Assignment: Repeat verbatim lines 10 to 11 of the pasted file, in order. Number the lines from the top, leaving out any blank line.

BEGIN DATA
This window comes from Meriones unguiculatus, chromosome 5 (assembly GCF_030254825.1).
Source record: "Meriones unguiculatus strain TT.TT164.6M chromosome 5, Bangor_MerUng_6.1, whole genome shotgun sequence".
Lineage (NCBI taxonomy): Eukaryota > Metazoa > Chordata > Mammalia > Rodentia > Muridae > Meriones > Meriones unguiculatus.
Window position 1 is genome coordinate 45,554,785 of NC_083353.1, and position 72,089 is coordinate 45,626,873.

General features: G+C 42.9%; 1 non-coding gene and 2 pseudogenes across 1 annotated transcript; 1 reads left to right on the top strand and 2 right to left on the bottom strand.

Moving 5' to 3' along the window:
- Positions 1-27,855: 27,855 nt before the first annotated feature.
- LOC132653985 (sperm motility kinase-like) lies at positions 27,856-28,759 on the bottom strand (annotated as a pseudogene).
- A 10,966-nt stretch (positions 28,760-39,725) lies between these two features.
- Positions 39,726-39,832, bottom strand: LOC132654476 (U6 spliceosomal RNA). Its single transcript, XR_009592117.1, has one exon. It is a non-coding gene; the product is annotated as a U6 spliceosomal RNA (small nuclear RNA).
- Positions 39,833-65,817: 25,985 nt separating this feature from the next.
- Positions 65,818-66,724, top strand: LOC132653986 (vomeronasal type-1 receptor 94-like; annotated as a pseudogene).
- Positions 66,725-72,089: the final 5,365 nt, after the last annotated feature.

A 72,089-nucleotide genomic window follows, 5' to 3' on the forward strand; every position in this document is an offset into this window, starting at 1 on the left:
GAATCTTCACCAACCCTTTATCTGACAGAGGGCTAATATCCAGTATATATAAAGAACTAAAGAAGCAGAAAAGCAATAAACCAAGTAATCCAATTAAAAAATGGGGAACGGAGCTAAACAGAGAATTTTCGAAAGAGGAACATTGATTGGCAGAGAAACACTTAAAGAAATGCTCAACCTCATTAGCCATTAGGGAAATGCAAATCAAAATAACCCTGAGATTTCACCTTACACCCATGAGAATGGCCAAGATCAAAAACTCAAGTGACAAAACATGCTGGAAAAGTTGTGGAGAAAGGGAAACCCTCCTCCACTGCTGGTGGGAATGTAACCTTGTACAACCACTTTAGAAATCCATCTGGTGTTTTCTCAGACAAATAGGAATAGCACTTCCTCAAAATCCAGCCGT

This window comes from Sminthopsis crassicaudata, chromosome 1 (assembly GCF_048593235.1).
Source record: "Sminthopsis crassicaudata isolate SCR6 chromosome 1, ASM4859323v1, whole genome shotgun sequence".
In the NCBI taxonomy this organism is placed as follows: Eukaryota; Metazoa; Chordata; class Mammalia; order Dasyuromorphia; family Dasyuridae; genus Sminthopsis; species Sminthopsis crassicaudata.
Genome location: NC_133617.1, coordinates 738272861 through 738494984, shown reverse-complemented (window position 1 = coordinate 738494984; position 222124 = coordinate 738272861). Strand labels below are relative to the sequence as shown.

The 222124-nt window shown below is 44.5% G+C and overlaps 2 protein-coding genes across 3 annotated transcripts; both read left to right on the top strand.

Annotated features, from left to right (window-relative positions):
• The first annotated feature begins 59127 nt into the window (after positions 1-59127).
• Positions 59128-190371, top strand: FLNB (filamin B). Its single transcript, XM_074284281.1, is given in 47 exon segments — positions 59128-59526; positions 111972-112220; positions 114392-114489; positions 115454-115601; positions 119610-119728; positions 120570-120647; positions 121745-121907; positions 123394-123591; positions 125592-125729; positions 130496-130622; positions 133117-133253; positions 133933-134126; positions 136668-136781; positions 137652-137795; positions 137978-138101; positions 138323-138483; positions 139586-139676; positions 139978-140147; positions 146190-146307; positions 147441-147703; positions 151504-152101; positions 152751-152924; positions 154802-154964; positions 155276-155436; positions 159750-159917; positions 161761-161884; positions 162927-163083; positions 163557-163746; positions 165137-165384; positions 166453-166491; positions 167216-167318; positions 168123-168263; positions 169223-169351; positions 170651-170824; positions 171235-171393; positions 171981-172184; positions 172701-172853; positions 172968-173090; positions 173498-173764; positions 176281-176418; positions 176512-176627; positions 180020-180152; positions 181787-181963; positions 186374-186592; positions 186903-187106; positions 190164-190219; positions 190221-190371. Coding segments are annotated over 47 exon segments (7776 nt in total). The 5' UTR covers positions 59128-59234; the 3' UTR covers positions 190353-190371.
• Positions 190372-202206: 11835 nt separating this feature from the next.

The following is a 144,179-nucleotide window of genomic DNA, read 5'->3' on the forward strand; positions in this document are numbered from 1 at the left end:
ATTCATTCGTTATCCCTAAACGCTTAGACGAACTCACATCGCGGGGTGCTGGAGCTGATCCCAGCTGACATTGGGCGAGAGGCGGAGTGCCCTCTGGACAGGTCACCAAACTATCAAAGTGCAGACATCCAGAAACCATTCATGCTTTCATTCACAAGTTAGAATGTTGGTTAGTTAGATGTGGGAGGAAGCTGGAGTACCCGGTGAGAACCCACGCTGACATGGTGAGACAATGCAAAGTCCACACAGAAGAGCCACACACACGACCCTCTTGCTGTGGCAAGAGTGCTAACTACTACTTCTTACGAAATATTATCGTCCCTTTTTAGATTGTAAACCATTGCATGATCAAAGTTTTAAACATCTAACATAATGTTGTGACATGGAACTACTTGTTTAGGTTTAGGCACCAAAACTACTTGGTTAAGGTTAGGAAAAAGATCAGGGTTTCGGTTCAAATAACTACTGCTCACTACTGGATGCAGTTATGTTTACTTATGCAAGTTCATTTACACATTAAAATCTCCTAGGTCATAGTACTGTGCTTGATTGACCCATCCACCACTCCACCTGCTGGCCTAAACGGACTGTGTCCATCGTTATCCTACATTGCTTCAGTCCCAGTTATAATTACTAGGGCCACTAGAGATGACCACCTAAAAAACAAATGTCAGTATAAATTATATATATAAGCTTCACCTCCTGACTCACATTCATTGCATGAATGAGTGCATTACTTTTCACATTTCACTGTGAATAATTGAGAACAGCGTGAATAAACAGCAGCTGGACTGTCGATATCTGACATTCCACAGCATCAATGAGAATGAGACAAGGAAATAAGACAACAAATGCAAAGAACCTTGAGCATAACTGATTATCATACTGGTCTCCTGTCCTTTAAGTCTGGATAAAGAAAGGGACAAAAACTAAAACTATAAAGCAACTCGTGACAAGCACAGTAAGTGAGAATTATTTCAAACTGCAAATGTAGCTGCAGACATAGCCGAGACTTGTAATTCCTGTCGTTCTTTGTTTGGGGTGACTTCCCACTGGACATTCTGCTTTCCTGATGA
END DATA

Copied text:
- Positions 39,726-39,832, bottom strand: LOC132654476 (U6 spliceosomal RNA). Its single transcript, XR_009592117.1, has one exon. It is a non-coding gene; the product is annotated as a U6 spliceosomal RNA (small nuclear RNA).
- Positions 39,833-65,817: 25,985 nt separating this feature from the next.